Each song typically begins with hideous distortion ringing out and either shooting into a blazing fast grinding riff in a haze of murky fuzz or letting loose a pummeling, primitive slower and sludgier riff with chunky chords chugging and ringing out with an agonizingly dissonant tone (but don't expect some Southern-sounding Eyehategod riffs). In the speedier sections the riffs are mostly tremolo picked with strange chords and buzzing repetitive rhythms that would almost be reminiscent of black metal if they weren't heaped in a grinding maelstrom. The bass is mostly inaudible but plays into the low end fuzz adding a fuller and thicker sound especially in the pounding mid-paced riffs. In general the riffs are tinged with a sickly odd sound I will again and again describe as "dissonant". Lori Bravo (bass/vocals) and Phil Hampson (guitar) really hit their stride on this album, making song after song and riff after riff of intensely harsh and disgusting filth. The drums are either violently pounding on the toms or blasting behind walls of distortion, but don't let that fool you into thinking Joel Whitfield is some knuckle-dragging blast beating slouch. The percussion and riffs have a slightly off-time interplay that gives everything a strange off-kilter sound I've heard sometimes referred to as "playing behind the beat", adding a certain distinctive quality to the sound I really dig. Also, the patterns Mr. Whitfield chooses on the toms and cymbals in the slow to mid paced parts are bizarrely primitive adding to the theme of primal violence employed by the group. Ms. Bravo's vocals are most especially of note. I can't stress enough how integral her vocal style is to the sound and atmosphere of the music. She screams and grunts with speedy delivery during the fast parts and really lets loose when the slower riffs crawl in, terrifyingly belting out gut-churning screams in the most heinously bizarre tone over already sickeningly heavy, weird and violently pounding music.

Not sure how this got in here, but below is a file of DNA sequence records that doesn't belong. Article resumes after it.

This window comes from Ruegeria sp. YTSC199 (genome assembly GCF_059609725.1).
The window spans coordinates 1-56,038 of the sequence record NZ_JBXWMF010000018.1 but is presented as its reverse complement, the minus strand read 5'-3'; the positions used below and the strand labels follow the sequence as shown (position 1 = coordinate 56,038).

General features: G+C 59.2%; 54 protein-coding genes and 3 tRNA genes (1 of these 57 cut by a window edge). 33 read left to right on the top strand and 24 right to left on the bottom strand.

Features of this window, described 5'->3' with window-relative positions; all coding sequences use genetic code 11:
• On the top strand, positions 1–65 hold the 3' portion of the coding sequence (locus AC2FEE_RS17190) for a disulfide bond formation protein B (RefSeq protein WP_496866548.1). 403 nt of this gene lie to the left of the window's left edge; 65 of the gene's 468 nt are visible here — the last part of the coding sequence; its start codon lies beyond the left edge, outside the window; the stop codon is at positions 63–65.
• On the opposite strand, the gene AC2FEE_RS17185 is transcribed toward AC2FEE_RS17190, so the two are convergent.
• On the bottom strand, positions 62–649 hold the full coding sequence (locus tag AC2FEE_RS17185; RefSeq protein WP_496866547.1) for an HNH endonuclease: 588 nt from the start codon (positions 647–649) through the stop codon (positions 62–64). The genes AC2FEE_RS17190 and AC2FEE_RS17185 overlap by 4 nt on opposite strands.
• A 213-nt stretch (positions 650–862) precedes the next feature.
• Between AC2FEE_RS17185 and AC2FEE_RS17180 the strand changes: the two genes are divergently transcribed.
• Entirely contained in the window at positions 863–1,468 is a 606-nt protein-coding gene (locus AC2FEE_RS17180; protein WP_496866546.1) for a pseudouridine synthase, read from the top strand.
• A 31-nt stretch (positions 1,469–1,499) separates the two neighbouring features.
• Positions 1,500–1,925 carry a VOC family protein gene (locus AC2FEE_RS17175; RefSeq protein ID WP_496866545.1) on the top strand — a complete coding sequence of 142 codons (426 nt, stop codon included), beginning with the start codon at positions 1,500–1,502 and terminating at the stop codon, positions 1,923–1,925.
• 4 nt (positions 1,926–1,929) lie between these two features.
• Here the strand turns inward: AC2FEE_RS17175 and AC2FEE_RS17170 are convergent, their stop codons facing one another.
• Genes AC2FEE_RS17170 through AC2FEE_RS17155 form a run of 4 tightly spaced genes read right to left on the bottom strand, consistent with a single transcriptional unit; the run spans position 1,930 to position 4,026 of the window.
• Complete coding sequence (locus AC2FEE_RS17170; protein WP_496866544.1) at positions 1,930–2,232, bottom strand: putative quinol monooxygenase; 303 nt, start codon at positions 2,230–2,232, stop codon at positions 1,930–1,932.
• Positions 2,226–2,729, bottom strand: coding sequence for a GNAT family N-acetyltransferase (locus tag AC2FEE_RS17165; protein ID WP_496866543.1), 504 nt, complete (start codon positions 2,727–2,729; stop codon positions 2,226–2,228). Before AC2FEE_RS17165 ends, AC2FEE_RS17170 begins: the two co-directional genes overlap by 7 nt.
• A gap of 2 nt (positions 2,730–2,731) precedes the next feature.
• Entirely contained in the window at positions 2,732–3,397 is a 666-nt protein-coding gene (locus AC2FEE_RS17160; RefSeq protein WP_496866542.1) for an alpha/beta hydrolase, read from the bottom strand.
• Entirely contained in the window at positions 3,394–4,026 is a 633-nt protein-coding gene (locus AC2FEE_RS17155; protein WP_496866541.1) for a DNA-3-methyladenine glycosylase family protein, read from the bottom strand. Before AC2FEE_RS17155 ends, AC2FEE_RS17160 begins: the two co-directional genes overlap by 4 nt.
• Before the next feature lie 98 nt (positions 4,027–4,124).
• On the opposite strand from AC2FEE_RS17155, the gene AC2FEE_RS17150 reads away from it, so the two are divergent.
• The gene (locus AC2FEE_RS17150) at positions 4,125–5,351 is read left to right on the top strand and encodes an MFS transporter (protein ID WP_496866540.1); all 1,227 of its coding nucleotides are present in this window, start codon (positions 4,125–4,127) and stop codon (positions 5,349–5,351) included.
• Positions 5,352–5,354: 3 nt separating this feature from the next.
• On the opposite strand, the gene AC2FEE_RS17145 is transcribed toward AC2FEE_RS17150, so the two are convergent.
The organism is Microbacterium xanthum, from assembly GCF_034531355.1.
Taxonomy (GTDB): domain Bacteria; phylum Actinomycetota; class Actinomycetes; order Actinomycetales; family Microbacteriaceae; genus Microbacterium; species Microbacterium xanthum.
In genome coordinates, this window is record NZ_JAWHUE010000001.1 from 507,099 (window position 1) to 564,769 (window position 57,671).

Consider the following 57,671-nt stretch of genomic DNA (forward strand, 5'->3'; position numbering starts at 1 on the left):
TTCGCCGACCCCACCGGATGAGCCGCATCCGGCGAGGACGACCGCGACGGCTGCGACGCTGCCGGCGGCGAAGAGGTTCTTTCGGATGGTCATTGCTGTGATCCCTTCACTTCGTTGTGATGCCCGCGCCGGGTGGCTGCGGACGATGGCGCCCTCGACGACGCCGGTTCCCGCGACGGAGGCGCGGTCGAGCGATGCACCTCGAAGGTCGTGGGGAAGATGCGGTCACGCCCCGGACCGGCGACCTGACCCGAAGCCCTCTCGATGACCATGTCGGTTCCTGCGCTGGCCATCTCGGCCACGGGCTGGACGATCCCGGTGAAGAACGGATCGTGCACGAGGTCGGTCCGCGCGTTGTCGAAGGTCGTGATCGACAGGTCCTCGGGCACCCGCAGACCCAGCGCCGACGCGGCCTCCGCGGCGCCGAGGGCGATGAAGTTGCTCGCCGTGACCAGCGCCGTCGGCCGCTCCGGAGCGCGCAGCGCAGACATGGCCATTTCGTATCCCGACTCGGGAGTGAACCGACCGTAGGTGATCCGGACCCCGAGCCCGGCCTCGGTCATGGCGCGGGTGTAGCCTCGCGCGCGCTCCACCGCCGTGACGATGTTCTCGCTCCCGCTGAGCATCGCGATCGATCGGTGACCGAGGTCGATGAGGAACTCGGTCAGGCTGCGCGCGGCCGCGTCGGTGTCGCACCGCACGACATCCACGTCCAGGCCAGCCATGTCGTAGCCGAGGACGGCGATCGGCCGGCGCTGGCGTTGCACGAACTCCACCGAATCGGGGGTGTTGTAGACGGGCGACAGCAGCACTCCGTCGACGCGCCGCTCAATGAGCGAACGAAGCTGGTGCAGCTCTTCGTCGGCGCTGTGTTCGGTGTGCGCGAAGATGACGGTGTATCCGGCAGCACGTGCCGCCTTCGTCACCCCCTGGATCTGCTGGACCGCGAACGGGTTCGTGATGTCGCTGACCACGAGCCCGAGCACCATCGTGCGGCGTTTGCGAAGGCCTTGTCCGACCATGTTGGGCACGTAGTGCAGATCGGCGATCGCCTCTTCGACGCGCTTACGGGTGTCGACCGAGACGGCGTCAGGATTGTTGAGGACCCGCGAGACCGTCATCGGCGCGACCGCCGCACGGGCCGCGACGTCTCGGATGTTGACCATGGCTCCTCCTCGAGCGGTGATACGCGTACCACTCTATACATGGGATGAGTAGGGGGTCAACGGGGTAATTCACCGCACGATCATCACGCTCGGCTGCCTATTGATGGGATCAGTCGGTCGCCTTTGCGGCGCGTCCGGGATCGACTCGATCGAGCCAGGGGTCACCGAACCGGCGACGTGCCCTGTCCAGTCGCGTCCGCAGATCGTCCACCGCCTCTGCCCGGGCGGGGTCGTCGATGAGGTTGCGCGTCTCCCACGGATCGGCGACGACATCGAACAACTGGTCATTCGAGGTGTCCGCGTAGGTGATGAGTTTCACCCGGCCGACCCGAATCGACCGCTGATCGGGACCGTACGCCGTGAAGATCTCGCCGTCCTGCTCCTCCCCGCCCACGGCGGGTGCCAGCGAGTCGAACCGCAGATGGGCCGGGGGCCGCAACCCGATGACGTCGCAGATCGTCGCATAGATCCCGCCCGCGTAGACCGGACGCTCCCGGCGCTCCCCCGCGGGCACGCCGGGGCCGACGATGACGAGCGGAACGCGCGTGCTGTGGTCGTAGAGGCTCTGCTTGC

The final three tracks constitute a chilling epilogue exploring some stylistically different realms and delving deepest into the bizarre hallucinogenic themes littered throughout this putrescent classic. We begin with "Aunt Farm", a haze of distortion and buzzing riffs worked into a droning ambiance with a horrific tone as Lori Bravo screeches and gurgles away. Then we pound into a true classic, "A Dark Winter Psalm", a track that exemplifies every aspect of this album and features the most haunting of Lori Bravo's vocal performances. The final track, titled "All Creatures Great and Eaten" finishes this morose journey with another surprise: an almost alternative rock sounding riff with Lori Bravo chanting clean vocals in between filthy grinding riffs. And thus ends the third and final chapter of the initial run of Nuclear Death, closing the book on their legacy of filth.
Nuclear Death were an innovative, strange and horrific band with an dark sense of humour behind their sickeningly morbid and disgusting themes (which is absolutely perfect for death/grind). From the break-neck thrashing of "Bride of Insect" to the horrendous, hazy, sludgy and seemingly almost psychedelic "All Creatures Great and Eaten" Nuclear Death established a truly classic sound that remains untouched. Their final album as a trio stands as my favourite of the group (Lori Bravo continued using the name as a solo project for two albums), and is the perfect send off for the glorious merging of these three bizarre musicians. This album is most definitely a personal favourite and I will continue to worship it wholeheartedly. The only possible criticism I could construe is that it's too short (the album on its own clocking in at only 20 minutes), although since it's usually teamed up with the equally potent "For Our Dead" EP which this review also takes into consideration, it totals at the reasonable length of roughly a half hour. While it is highly abrasive, there's no reason the seasoned old school death metal/grind fan wouldn't enjoy it, so long as they can stomach the production. For the average listener, this stuff takes some getting used to and will generally repel more than it attracts. If that remains the case, that's just more Nuclear Death for me. I give this album the absolute highest recommendation. Prepare to be engrossed in a murky bog of filth, corpses, hallucinations and horrific sights and sounds.